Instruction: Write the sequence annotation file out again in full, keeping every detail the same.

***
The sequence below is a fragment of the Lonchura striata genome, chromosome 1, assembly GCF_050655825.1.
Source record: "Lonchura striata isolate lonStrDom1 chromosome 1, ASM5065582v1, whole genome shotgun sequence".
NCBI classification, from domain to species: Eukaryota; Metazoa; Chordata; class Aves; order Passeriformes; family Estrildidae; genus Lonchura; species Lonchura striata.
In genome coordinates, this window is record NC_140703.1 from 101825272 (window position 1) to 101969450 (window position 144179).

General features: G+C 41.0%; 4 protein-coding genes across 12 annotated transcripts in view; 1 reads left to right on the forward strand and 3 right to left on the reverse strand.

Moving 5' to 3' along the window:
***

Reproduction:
The sequence below is a fragment of the Lonchura striata genome, chromosome 1, assembly GCF_050655825.1.
Source record: "Lonchura striata isolate lonStrDom1 chromosome 1, ASM5065582v1, whole genome shotgun sequence".
NCBI classification, from domain to species: Eukaryota; Metazoa; Chordata; class Aves; order Passeriformes; family Estrildidae; genus Lonchura; species Lonchura striata.
In genome coordinates, this window is record NC_140703.1 from 101825272 (window position 1) to 101969450 (window position 144179).

General features: G+C 41.0%; 4 protein-coding genes across 12 annotated transcripts in view; 1 reads left to right on the forward strand and 3 right to left on the reverse strand.

Moving 5' to 3' along the window: